Generalized epilepsy with febrile seizures plus (GEFS+) is a rare autosomal dominant, familial condition with incomplete penetrance and variable expressivity, which includes seizures ranging from usually mild (eg, isolated febrile seizures) to less severe (including medically treatable generalized epilepsy, refractory generalized epilepsy, or in some cases Dravet syndrome)39. The penetrance of the GEFS + phenotype has been estimated to be 70%40.In affected families, parents of more than 95% of individuals with GEFS + also have the same SCN1A pathogenic variant41. Distribution of variant types of the conditions of SCN1A Seizure Disorder in ClinVar by validation shows that the number of variants in GEFS+/SMEB is low (5.2%)(Table.2), indicating that although SCN1A variants have conditions ranging from mild to severe, variants associated with severe conditions are still the mainstream of SCN1A variants.
Analysis of variants related to rare conditions of SCN1A Seizure Disorder in ClinVar by validation shows that p.Val422Leu(c.1264G > T ), p.Pro1345Ser(c.4033C > T ) and p.Thr226Met (c.677C > T) are all associated with developmental and epileptic encephalopathy (DEE)(Supplementary Table 5). Distinguished by DS/SMEI, DEE has a younger age at onset, beginning at < 3 months compared with the typical seizure onset age range of 4 to 15 months in Dravet syndrome19. Unlike DS/SMEI, DEE has Severe developmental disability and reported movement disorders including choreoathetosis, dystonia, and perioral hyperkinesia. Currently the 3 SCN1A variants that have been reported to be associated with DEE42 are all missense variants, the most notable of which is p.Thr226Met (c.677C > T)(Table.4), a variant that has been identified in several individuals with similar characteristics and identified as de novo19,43,44. Because these three SCN1A variants is discovered for a short time, the association of SCN1A with DEE is not well documented. It is currently known that the mechanism by which SCN1A variation leads to the phenotype of DEE is mainly due to gain of function42.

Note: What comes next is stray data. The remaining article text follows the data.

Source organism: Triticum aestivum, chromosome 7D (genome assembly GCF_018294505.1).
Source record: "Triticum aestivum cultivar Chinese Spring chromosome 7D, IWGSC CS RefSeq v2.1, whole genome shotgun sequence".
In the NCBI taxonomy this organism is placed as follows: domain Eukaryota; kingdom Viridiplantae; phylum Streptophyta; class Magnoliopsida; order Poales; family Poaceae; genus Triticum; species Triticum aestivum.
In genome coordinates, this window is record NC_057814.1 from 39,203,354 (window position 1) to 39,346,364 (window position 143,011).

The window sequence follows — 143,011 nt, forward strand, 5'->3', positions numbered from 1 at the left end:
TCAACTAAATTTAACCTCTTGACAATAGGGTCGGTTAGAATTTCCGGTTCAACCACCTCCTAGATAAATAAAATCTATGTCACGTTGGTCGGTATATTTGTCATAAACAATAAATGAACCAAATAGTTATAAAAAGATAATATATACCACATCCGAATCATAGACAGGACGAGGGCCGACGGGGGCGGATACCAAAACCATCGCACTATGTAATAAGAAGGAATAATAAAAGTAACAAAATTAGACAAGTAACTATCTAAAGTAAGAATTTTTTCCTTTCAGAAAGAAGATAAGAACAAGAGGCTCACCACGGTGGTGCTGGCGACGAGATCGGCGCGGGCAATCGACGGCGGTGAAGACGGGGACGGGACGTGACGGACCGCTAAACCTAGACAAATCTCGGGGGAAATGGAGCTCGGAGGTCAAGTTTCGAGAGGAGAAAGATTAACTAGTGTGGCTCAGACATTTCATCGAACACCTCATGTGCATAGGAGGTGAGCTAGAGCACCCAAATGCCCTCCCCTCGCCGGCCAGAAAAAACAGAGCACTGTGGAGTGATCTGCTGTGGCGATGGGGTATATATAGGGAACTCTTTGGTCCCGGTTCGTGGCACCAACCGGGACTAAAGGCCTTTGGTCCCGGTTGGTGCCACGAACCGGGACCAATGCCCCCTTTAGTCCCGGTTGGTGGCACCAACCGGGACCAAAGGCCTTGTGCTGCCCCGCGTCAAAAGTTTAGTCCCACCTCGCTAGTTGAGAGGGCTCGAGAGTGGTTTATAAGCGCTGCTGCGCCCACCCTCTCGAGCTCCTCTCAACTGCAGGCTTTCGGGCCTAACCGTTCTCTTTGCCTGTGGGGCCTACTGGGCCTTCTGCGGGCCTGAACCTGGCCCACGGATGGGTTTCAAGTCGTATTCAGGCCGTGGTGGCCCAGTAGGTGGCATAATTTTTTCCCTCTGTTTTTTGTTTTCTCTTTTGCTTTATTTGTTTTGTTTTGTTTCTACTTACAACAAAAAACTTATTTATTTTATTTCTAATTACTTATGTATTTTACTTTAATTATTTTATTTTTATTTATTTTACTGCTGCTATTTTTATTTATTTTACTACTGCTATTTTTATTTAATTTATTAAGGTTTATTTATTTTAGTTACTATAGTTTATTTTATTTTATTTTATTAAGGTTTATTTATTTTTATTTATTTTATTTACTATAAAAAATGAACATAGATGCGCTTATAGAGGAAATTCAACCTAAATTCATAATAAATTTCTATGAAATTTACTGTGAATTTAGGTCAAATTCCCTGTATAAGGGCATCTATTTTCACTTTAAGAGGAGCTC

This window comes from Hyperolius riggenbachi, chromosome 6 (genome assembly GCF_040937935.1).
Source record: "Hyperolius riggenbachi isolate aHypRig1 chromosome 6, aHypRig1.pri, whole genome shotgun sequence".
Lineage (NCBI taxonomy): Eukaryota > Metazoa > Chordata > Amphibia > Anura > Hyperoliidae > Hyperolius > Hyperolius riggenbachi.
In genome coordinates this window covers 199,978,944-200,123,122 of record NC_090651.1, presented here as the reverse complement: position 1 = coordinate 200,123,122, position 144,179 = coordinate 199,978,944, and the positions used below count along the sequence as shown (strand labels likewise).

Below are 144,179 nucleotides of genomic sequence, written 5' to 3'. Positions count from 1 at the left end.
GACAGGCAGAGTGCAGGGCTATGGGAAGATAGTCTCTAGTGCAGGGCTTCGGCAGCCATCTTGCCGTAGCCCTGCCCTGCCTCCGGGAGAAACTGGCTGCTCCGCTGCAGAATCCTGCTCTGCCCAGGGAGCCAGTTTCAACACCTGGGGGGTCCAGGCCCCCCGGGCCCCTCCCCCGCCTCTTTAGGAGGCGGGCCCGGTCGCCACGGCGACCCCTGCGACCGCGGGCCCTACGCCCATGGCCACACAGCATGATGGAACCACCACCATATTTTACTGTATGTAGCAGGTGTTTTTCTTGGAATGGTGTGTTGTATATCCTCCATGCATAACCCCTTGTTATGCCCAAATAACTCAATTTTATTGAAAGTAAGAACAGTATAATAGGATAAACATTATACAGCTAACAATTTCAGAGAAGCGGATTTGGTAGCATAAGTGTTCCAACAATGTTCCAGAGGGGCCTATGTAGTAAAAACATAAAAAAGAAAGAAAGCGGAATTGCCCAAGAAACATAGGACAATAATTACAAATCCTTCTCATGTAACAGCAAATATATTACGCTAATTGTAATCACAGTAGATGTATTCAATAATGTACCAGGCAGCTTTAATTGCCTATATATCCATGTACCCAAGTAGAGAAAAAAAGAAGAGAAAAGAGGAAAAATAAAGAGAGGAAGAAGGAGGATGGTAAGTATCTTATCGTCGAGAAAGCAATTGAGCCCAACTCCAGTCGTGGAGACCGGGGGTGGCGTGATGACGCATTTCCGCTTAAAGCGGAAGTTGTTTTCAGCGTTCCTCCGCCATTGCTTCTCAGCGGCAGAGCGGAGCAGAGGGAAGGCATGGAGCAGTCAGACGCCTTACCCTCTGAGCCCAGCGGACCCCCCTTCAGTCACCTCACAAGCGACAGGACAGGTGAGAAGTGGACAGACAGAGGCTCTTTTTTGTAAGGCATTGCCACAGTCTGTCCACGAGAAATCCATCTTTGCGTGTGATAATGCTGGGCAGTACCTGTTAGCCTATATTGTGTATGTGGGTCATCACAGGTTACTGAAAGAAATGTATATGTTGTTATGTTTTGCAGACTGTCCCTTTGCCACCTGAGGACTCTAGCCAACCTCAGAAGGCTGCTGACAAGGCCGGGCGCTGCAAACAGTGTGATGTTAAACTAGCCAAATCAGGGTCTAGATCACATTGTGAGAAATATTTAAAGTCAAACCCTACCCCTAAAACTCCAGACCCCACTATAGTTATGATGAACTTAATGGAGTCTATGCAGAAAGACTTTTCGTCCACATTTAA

Analysis of variants related to rare conditions of SCN1A Seizure Disorder in ClinVar by validation shows that three missense variants in SCN1A have been reported to associated with familial hemiplegic migraine (FHM) ( Supplementary Table 5,Table.4), including one de novo variant45,46. FHM is a rare autosomal dominant disorder characterized by migraine attacks with aura and associated hemiplegic attacks, in which SCN1A-associated FHM has a penetrance approaching 100%47.The recognized mechanism of aura in hemiplegic migraine is cortical spreading depression. Because the effects of FHM variants in SCN1A are often complex and diverse, the exact mechanism by which defects in SCN1A may lead to cortical spreading inhibition is unknown. According to ClinGen's gene curation classification, the association between SCN1A and FHM is "Moderate", which means that the pathogenic classification of all SCN1A variants associated with FHM can only be classified as "Likely pathogenic" at the highest level.
Both in missense and trunction, DS/SMEI-related SCN1A variants have the highest proportion (291/371, 78.4%)(Figure.2B), which shows that although DS/SMEI is the most important condition in SCN1A Seizure Disorders, there are still quite a few some SCN1A variants are associated with other conditions such as GEFS+, FMH, DEE, Lennox-Gastaut Syndrome and Intractable childhood epilepsy with generlaized tonic-clonic seizures (80/371, 21.6%)(Supplementary Table 5).